Winter is coming, and regulations to plow through less salt
SOUTH BURLINGTON, Vt. (AP) — The snow hasn’t flown yet, but highway crews around Vermont are gearing up for the inevitable — and again find themselves under mounting pressure to reduce the use of ever-costly and corrosive road salt.
Rust and budget concerns aside, the common de-icer, sodium chloride (the same chemical that seasons our food), faces increased scrutiny as a pollutant in streams and lakes.
Chloride, not sodium, is the primary culprit.
Neighboring New Hampshire has begun regulating chloride levels in waterways where road-salt is implicated in health declines in aquatic plants and animals. And Vermont is heading in that direction, experts agree.
“We’re viewing it as inevitable,” said Justin Rabidoux, South Burlington’s director of Public Works, “and we like to get out in front of environmental legislation.”
The city was Vermont’s first to systematically limit pollution from rain runoff through a separate stormwater utility.
Now, Rabidoux added, his department is mulling ways to persuade public and private snowplow teams to protect waterways — and ultimately, Lake Champlain — from an ever-saltier diet.
The challenges are daunting.
On average, a single winter’s road-salt use by Burlington, Colchester, Essex, Shelburne, South Burlington, Williston and Winooski totals about 12,500 tons — an payload that would fill about 1,780 large plow/salt trucks.
That doesn’t include the de-icing of Interstate 89 and Vermont state roads in the area.
A DELICATE BALANCE
As with other fast-growing parts of Chittenden County, South Burlington has steadily built more roads, which adds to the roster of lanes to be salted and plowed.
There is no tidy way to compare various towns’ winter salt use: Hilly roads, wider lanes, urban sidewalks and traffic volumes boost the totals.
But, what the municipalities have in common is a priority of motorists’ and pedestrians’ safety over chloride’s environmental costs.
In Shelburne, public opinion for years weighed heavily in favor of increasing the amount of salt on roads, remembers former Selectboard Chairman Al Gobeille, who now leads the Vermont Agency of Human Services.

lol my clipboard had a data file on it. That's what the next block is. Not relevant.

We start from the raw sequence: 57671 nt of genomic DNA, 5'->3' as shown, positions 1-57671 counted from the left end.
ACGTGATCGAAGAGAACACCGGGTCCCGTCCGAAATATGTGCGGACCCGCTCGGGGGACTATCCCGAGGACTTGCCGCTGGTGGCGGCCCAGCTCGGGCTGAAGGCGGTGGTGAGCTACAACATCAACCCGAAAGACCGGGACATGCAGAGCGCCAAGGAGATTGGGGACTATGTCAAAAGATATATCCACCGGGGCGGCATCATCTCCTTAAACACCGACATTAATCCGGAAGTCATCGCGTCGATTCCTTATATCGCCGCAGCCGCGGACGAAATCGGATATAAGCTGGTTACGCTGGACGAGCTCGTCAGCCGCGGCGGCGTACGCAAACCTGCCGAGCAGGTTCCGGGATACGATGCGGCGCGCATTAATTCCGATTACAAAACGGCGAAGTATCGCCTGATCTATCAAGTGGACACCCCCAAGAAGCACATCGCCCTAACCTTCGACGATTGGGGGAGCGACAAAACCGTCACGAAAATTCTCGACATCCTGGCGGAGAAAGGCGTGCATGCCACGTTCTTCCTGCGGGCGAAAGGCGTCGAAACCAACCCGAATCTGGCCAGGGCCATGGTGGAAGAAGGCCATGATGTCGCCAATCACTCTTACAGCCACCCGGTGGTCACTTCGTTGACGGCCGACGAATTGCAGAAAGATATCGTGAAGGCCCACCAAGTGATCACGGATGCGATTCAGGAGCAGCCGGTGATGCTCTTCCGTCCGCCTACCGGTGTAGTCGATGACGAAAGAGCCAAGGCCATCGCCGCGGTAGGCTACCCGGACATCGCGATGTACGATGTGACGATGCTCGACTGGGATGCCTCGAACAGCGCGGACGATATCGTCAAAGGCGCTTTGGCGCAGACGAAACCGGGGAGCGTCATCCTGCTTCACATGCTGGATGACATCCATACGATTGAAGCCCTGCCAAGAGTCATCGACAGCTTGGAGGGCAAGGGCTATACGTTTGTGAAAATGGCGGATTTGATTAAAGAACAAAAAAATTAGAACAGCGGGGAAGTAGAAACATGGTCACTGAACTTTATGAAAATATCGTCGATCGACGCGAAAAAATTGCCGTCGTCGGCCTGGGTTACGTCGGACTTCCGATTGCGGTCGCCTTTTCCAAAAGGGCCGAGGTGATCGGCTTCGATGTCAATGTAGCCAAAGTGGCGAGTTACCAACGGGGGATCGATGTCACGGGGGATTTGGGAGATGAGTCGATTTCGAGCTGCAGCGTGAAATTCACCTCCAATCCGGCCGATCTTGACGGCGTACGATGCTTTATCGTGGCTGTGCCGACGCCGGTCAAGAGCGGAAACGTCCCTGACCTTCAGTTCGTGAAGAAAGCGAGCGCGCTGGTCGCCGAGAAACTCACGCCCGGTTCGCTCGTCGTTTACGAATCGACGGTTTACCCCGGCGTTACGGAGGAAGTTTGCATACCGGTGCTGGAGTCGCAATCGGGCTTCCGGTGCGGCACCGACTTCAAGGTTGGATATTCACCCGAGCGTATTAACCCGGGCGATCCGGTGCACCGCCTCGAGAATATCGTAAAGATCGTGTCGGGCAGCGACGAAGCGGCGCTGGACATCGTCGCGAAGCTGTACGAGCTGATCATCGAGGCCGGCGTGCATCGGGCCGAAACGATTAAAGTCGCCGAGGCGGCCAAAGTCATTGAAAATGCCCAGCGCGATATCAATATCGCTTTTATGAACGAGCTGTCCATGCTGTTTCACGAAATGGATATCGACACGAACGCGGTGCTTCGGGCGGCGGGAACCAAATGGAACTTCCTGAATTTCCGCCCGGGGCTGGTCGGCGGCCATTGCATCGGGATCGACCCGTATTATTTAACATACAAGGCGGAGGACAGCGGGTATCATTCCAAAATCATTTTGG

Current Shelburne Selectboard member Josh Dein recently proposed the town enact a ban on road salt, rather than persisting in its two-year legal challenge to a covered salt-storage facility owned by Vermont Railway.
Dein’s gesture strikes many in town as unrealistic.
His risk-assessment, though, is supported in testimony to the House Committee on Natural Resources, Fish and Wildife in January.
Salt on the roads is typically the dominant cause of high chloride levels in waterways — not wastewater plants, agriculture or salt storage, Corrina Parnapy, who manages the federally designated Winooski Natural Resources Conservation District, told the committee.
GEARING UP FOR LOWER SALT
Parnapy urged lawmakers to support a battery of preventative measures, including: better chloride monitoring; imposing low-salt zones near streams; and the use of brine or other liquid additives that can reduce total salt use, and are effective at lower temperatures.
Better gear in recent years also help reduce salt’s collateral damage, while keeping motorists safe, Rabidoux and his colleagues agree.
Plow trucks in many of the surrounding municipalities have steadily become “smarter” as well as brawnier.
At the South Burlington DPW salt shed, Adam Cate, the department’s operations manager, demonstrated a truck’s high-tech add-ons.
Nestled among the old-school hydraulic controls, electronic sensors monitor road and air temperature.
A GPS device tracks truck speed.
As the many variables of a winter road unfold, an operator can dole out just the optimal measures of salt and other de-icers — and the dosage is recorded every 30 seconds in a digital log.
At the end of each truck’s route, the data is downloaded to Cate’s computer via a wireless modem perched in his office window.
Every pound of dispensed salt appears on a spreadsheet, storm after storm.
It’s a teaching tool as well as an accounts ledger, Cate said: Every operator — including himself — has found ways to reduce “bounce and scatter” of wasted salt into drainage ditches.
“It’s not a perfect science,” Cate said. “It’s something of an art.”
THE CLIMATE FACTOR
Warming trends haven’t been doing Vermont winter road crews any favors.
More frequent thaws translate to more salt that washes off a highway, explained Dennis Lutz, public works director for Essex.
“We have more problems on the milder winters when we’re floating back and forth around 32 degrees,” Lutz said. “If we have an old-fashioned winter where it starts snowing in November and stays on the ground all the way through — we don’t put down a lot of salt.”
Nonetheless, greater scrutiny of how and when his plow trucks lay down salt has driven down Essex’s pound-per-mile by half, he said.
“I think we all have a ways to go,” Lutz added. “We’re trying to do the right thing.”
In neighboring Colchester, Director of Public Works Bryan Osborne said the region’s perennial addition of new communities will continue to boost road-salt use for the foreseeable future.
State rules that would limit the amount of chloride allowed in streams (more commonly known as a total maximum daily load, or TMDL) are clearly on the horizon, Osborne said.
“It has the potential of fundamentally changing how snow and ice programs manage the roadways,” he continued. “I believe everyone will need to examine alternative methods of de-icing roads.”
Osborne remains optimistic.
“As a society, we’re pretty good at figuring things out.”
Information from: The Burlington Free Press, http://www.burlingtonfreepress.com